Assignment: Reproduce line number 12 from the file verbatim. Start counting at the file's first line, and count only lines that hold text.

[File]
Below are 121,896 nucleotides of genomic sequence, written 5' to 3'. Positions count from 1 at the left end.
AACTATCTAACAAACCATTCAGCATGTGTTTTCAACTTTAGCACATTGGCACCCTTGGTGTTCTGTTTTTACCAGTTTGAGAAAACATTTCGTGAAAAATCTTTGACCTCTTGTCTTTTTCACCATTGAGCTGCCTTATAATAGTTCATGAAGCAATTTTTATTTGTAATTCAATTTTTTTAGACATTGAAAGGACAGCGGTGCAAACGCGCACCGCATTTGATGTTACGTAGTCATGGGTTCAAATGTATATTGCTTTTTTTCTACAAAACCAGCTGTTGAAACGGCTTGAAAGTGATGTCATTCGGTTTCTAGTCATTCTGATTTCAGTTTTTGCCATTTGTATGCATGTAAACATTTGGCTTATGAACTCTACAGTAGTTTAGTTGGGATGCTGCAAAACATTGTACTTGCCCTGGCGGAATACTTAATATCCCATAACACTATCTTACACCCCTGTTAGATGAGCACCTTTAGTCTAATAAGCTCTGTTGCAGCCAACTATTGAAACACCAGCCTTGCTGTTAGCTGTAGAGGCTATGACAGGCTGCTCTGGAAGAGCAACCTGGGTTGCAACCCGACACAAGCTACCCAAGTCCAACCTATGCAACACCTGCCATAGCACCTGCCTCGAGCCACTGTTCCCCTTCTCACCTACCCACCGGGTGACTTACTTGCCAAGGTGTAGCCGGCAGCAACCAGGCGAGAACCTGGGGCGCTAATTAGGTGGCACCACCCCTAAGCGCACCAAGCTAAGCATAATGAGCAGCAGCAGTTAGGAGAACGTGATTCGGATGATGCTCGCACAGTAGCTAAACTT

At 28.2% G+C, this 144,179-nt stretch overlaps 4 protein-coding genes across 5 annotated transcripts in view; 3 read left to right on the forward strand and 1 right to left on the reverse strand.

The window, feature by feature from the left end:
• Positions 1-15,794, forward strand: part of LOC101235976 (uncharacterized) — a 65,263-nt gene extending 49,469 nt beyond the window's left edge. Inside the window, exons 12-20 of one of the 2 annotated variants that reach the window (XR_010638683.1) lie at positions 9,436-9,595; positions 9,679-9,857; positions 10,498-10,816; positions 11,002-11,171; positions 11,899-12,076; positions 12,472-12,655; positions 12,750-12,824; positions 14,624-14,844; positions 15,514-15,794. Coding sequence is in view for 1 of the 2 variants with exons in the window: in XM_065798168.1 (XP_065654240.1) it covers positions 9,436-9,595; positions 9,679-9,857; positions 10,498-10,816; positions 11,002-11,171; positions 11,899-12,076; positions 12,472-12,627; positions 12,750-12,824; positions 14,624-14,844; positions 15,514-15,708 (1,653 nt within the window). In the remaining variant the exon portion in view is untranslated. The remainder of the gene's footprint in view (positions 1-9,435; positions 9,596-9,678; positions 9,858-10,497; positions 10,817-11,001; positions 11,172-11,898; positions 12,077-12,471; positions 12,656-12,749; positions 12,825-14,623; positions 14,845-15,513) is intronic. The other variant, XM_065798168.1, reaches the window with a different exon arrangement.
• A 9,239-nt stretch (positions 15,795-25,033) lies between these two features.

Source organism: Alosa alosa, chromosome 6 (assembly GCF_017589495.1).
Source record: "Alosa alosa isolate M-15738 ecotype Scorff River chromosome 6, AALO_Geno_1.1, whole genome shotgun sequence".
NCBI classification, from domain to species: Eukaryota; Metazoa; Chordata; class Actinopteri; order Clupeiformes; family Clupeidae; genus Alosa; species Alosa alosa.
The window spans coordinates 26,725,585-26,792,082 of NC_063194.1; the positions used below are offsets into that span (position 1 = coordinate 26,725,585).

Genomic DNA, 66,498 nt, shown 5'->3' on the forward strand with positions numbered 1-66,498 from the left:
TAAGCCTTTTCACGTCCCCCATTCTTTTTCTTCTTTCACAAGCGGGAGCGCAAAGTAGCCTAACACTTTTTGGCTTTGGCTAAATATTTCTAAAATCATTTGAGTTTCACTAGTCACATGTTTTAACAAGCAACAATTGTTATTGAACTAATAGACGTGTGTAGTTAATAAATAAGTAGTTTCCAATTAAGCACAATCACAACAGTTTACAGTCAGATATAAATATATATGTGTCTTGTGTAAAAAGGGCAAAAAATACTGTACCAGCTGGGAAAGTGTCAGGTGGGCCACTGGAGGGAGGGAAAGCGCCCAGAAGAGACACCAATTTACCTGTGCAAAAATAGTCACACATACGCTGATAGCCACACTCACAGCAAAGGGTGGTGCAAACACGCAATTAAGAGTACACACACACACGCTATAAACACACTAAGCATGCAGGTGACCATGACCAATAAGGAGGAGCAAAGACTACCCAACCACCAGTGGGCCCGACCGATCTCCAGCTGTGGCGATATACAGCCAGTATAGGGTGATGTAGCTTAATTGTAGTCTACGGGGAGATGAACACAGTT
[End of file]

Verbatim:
TAAGCCTTTTCACGTCCCCCATTCTTTTTCTTCTTTCACAAGCGGGAGCGCAAAGTAGCCTAACACTTTTTGGCTTTGGCTAAATATTTCTAAAATCATTTGAGTTTCACTAGTCACATGTTTTAACAAGCAACAATTGTTATTGAACTAATAGACGTGTGTAGTTAATAAATAAGTAGTTTCCAATTAAGCACAATCACAACAGTTTACAGTCAGATATAAATATATATGTGTCTTGTGTAAAAAGGGCAAAAAATACTGTACCAGCTGGGAAAGTGTCAGGTGGGCCACTGGAGGGAGGGAAAGCGCCCAGAAGAGACACCAATTTACCTGTGCAAAAATAGTCACACATACGCTGATAGCCACACTCACAGCAAAGGGTGGTGCAAACACGCAATTAAGAGTACACACACACACGCTATAAACACACTAAGCATGCAGGTGACCATGACCAATAAGGAGGAGCAAAGACTACCCAACCACCAGTGGGCCCGACCGATCTCCAGCTGTGGCGATATACAGCCAGTATAGGGTGATGTAGCTTAATTGTAGTCTACGGGGAGATGAACACAGTT